Anyway SAE is the real deal. You can even discover who supplies the various parts to manufacturers, like wiring harnesses, starters, pistons, etc.


I also have a list of almost every engine manufactured in the last couple of decades, their detailed specs, where they are manufactured and so forth. Motor Trend, Car and Driver, etc. are watered down sources for car information.

Last edited by newtkindred; 11-28-2008 at 02:22 PM.
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Old 11-28-2008, 02:10 PM   #57
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This thread sucks
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Old 11-28-2008, 02:14 PM   #58
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[QUOTE=bruddahmatt;6615777]

You're kidding right? Please tell me you're kidding.

About what? The VQ37VHR is basically a stroked VQ35DE with a modified head and intake.
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Old 11-28-2008, 02:15 PM   #59
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Originally Posted by OldDirty Z33 View Post
This thread sucks
I agree, kind of forgotten what the original post was about.
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Old 11-28-2008, 02:20 PM   #60
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Originally Posted by newtkindred View Post
Funny, I have had the VG and VQ on my engine stand in my garage ready to swap into my 350Z at various times.

I quoted Wikipedia for convenience. I like to get my info from http://www.sae.org/mags/aei. If you do not know what that is it is the magazine published by the International Society of Automotive Engineers, which I am a member. Oh, and it also helps that I have had a few of the engines I mentioned in my garage (4 of them Nissan's). Oh, and downloading detailed specs from SAE just out of my interest in engines, particularly the VQ and the others mentioned above to get a better idea what I wanted swapped into my project cars. SAE is the real deal. You can even discover who supplies the various parts to manufacturers, like wiring harnesses, starters, pistons, etc.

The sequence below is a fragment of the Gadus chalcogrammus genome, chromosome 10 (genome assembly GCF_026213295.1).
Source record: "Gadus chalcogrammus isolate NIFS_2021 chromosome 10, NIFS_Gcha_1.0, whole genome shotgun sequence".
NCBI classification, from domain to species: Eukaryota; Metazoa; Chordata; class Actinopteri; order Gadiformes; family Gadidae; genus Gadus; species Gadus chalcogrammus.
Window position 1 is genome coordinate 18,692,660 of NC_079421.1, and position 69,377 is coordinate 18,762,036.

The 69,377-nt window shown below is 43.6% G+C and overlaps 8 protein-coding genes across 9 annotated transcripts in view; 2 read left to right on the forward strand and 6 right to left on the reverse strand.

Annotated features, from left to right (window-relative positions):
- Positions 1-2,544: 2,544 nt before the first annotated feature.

I also have a list of almost every engine manufactured in the last couple of decades, their detailed specs, where they are manufactured and so forth. Motor Trend, Car and Driver, etc. are watered down sources for car information.

Oh, what else do you want to know about the differences in Nissan engines? Particularly between the VG, VQ, HR and so forth.
So you fap to SAE PDFs every single day. What do you want for that a medal?

Perhaps by some miracle after all of your SAE review sessions you somehow know more than I do about BBC Rats, FE BBs and Chrysler RBs. Perhaps your wealth of statistical knowledge is indeed a vast one.

But IMO:

Quote:
Originally Posted by newtkindred View Post
The HR was added on just to say it has "for "High Revolution" or "High Response" and the "V" for variable valve event and lift.
= ignorant.